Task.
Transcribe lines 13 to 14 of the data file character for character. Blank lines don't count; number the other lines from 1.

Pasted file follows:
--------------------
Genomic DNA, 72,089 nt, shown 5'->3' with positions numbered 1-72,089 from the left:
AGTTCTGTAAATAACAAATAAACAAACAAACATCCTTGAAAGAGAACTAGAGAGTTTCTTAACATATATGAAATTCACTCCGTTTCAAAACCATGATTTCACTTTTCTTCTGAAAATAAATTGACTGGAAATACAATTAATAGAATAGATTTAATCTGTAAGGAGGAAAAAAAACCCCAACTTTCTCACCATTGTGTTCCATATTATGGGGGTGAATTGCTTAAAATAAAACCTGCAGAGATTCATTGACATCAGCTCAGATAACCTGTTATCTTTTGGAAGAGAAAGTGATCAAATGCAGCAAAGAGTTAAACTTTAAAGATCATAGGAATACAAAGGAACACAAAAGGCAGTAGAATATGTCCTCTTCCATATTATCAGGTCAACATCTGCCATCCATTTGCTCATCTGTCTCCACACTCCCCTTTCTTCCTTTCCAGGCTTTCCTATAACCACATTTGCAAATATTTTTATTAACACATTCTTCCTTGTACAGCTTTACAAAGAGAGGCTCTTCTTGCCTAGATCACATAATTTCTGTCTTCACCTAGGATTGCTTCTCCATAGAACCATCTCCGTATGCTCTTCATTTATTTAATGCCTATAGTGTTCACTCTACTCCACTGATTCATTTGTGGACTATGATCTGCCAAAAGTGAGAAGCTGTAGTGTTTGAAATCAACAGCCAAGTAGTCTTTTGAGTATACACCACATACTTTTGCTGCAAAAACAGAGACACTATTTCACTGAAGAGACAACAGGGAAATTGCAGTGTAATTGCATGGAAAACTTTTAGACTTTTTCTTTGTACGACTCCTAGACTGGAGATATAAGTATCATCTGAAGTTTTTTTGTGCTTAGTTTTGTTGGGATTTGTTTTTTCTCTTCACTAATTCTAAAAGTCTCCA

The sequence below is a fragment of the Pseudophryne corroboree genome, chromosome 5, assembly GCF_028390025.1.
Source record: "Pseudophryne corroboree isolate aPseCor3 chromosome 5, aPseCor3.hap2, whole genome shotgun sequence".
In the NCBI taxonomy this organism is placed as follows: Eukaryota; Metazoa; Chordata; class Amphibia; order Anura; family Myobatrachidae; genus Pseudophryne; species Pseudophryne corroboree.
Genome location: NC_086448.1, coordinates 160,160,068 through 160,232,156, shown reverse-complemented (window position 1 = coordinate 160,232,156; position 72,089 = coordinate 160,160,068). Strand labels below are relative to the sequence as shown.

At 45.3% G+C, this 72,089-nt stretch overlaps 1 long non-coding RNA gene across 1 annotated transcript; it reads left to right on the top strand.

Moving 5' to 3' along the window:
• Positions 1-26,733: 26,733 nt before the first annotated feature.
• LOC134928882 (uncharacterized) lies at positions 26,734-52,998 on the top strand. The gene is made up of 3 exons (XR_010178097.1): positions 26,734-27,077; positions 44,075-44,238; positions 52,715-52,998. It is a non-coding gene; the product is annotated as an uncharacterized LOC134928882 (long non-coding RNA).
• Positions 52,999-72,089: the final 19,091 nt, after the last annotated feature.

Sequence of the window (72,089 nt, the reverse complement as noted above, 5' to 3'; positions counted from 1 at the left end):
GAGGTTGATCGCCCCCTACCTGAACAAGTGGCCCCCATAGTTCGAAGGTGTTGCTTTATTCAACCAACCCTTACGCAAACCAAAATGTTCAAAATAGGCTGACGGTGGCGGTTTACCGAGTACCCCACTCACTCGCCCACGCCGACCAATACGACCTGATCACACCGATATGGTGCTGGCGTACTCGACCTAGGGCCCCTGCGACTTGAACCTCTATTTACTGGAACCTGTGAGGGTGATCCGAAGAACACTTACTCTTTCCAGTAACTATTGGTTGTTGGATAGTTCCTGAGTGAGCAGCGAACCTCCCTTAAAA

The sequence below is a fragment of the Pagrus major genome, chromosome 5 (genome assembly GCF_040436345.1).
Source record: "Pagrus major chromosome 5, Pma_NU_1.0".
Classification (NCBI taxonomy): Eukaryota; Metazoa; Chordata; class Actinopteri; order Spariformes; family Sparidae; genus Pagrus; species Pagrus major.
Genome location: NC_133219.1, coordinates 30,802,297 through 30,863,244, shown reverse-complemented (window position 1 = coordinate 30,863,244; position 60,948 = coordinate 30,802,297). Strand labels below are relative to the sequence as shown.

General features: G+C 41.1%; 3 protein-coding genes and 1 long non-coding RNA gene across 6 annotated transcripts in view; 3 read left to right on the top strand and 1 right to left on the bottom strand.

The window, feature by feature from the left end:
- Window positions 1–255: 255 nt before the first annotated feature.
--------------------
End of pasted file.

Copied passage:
GAGGTTGATCGCCCCCTACCTGAACAAGTGGCCCCCATAGTTCGAAGGTGTTGCTTTATTCAACCAACCCTTACGCAAACCAAAATGTTCAAAATAGGCTGACGGTGGCGGTTTACCGAGTACCCCACTCACTCGCCCACGCCGACCAATACGACCTGATCACACCGATATGGTGCTGGCGTACTCGACCTAGGGCCCCTGCGACTTGAACCTCTATTTACTGGAACCTGTGAGGGTGATCCGAAGAACACTTACTCTTTCCAGTAACTATTGGTTGTTGGATAGTTCCTGAGTGAGCAGCGAACCTCCCTTAAAA

The sequence below is a fragment of the Pagrus major genome, chromosome 5 (genome assembly GCF_040436345.1).